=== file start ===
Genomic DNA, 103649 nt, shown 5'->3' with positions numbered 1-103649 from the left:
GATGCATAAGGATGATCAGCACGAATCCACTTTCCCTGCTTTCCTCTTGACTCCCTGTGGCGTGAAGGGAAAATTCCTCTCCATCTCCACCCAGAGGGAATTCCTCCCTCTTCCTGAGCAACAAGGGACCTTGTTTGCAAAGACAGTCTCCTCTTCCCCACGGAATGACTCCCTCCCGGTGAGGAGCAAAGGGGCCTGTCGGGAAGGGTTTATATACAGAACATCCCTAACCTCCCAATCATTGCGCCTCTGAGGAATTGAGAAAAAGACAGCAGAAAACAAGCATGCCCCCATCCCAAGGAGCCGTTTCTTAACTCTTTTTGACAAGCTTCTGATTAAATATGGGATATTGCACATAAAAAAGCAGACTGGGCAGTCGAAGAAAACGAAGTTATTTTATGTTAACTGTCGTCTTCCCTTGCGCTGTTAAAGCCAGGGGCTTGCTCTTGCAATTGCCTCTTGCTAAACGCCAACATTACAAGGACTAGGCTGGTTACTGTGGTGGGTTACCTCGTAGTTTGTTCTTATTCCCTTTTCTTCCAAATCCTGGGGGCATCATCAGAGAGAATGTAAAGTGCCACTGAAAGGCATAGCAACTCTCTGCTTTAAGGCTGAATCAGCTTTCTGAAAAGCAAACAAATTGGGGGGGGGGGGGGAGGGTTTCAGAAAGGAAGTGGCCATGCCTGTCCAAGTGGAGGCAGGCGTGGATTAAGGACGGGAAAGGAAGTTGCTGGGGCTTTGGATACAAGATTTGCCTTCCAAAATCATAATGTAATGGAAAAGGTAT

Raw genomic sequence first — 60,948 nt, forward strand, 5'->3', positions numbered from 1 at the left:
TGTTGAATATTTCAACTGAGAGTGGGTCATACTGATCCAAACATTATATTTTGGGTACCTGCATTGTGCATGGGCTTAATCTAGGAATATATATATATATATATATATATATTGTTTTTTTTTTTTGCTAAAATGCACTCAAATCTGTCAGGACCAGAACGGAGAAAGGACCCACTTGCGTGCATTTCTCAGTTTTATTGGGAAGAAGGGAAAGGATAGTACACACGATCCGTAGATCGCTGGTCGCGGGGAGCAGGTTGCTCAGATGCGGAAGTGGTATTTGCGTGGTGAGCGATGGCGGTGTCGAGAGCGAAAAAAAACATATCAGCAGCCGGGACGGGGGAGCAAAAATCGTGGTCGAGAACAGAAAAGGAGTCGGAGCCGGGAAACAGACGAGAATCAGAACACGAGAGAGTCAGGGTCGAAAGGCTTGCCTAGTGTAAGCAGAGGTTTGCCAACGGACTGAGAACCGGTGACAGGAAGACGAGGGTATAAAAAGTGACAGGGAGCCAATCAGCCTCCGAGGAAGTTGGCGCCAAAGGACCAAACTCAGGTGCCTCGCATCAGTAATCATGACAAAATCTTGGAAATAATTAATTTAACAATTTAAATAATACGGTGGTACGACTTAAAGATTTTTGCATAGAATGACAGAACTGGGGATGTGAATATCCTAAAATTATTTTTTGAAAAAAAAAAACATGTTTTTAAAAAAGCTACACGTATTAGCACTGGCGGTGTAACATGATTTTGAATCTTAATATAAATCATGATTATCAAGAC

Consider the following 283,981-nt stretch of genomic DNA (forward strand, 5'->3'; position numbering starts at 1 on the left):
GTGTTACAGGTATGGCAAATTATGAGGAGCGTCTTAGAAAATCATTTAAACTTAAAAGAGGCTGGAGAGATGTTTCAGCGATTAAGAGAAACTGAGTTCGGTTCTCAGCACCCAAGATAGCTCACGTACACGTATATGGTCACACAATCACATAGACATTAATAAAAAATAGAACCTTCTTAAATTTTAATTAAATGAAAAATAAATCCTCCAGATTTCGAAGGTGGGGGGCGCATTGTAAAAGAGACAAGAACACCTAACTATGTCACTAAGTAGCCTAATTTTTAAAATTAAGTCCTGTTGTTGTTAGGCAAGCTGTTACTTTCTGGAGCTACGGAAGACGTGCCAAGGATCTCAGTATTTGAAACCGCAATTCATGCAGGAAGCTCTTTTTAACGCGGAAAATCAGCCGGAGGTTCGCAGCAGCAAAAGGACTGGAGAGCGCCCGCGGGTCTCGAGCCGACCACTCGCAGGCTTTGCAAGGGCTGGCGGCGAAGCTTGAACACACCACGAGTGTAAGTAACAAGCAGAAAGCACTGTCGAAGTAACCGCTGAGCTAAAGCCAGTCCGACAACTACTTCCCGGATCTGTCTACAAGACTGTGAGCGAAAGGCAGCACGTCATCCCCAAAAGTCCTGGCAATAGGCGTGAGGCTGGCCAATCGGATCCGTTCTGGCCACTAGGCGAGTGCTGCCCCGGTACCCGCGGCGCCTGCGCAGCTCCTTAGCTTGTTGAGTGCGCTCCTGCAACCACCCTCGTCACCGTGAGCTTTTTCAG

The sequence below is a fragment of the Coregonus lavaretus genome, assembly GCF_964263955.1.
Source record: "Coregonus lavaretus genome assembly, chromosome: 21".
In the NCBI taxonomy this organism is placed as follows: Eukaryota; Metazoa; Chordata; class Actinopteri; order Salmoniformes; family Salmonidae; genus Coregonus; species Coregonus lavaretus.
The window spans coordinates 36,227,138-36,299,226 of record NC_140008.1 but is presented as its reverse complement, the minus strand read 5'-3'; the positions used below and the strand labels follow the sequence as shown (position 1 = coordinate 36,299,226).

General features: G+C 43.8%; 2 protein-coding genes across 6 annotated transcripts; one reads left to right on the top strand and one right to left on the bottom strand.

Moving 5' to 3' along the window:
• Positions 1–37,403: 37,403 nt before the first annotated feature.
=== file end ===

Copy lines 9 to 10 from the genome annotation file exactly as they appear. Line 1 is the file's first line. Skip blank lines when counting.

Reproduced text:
In the NCBI taxonomy this organism is placed as follows: Eukaryota; Metazoa; Chordata; class Actinopteri; order Salmoniformes; family Salmonidae; genus Coregonus; species Coregonus lavaretus.
The window spans coordinates 36,227,138-36,299,226 of record NC_140008.1 but is presented as its reverse complement, the minus strand read 5'-3'; the positions used below and the strand labels follow the sequence as shown (position 1 = coordinate 36,299,226).